A caterpillar can become a butterfly

Picture a caterpillar - hairy and fuzzy; it is anything but beautiful. It lives in the dirt and muck of this world. But a caterpillar does not continue to conform to its world. It creates a cocoon, and to the world it appears dormant. Soon, a butterfly emerges. It spreads its wings and proclaims the virtue of transformation. Much the same thing happens to a caterpillar of a girl named Eliza Doolittle, a character portrayed in "Pygmalion" (George Bernard Shaw, 1912) and, later, in the musical version of that play, "My Fair Lady."

Eliza is a very poor, low-class, flower girl. She is a "gutter-snipe"; she has no manners, no class, no style, no education, no hope. She is a product of the world around her. Professor Henry Higgins - betting he can pass her off as a duchess - vigorously tutors and then becomes totally beguiled by the transformed and triumphant Eliza.

In her transformation from gutter-snipe to lady, Eliza overcomes her past. She not only becomes regal, but enables others to do so. Eliza becomes the belle of British society.

"My Fair Lady" is a story of transformation. It is a proclamation of success through dedication, effort, desire, love and hope. As Christians, this story is our story. Each one of us is Eliza. We came to Jesus as a product of our world. We were dirty and unlearned, unwashed and common. We did not have access to the places of royalty. We were gutter-snipes. But also like Eliza, we did not have to remain gutter-snipes. Paul writes to the churches in Rome and Colossae about the power of renewal and transformation and the ways God displays this power in our lives. (See Romans 12:1-2 and Colossians 3:1-17.)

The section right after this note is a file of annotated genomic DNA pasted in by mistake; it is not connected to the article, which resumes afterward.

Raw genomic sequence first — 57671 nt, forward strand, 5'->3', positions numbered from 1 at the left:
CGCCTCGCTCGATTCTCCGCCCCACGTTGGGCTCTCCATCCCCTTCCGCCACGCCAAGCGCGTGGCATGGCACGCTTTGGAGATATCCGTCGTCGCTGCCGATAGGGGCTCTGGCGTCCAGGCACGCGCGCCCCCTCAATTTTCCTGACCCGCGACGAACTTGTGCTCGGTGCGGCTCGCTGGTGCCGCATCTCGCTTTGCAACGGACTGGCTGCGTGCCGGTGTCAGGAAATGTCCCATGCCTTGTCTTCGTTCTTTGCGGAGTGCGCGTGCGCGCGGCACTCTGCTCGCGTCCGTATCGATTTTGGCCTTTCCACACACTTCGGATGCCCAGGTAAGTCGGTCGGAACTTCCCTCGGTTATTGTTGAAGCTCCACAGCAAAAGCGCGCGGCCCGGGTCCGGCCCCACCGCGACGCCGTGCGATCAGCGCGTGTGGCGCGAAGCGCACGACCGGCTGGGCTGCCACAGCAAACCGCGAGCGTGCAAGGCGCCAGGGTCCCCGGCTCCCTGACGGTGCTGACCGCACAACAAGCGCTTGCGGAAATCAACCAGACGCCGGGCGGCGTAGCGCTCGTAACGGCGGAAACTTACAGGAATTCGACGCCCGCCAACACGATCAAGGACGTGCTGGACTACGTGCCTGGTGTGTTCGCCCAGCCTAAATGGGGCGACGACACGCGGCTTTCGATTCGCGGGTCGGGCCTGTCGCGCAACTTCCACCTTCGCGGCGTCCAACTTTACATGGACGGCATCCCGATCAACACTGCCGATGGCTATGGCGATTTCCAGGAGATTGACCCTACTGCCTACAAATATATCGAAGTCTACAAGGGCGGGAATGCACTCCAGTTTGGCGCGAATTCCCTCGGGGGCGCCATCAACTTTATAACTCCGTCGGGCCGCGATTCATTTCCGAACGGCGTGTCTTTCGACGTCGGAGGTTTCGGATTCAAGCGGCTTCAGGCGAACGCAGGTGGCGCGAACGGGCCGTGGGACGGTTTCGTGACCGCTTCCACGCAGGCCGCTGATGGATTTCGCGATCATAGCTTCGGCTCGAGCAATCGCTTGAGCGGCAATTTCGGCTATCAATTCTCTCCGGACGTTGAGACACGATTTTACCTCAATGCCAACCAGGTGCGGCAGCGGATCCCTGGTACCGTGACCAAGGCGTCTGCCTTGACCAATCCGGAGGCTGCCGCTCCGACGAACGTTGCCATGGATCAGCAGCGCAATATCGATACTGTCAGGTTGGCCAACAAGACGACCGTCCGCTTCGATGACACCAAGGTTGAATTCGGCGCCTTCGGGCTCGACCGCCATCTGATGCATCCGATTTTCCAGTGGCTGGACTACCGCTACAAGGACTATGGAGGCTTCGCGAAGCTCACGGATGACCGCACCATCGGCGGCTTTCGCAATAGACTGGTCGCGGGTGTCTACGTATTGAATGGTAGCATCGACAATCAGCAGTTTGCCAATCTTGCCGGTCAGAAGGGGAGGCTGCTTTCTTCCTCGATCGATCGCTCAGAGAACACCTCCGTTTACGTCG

At the end of "My Fair Lady," after her stunning success at the Royal Ball, Eliza returns to the home of her past. She sees the people of the flower market, but they do not recognize her. She realizes she doesn't belong there; she no longer fits in. She is no longer a caterpillar, but a butterfly. She is no longer a gutter-snipe. Eliza is now a lady.

The same can be said for Christians. We are transformed from sinner to saint. Our minds are renewed. The places and things of our past hold nothing for us.

A life with Jesus is a story of transformation. Jesus overcomes our past and makes us regal. He enables us to help others do so as well. We become the belles of God's society. Our lives proclaim Christ through the power, grace, and mercy of Jesus. We have access to royalty and the grandest ballroom ever conceived. Come, and dance with God.

n Ron Rhoads is pastor of Alpine Christian Community Church in Woodfords.


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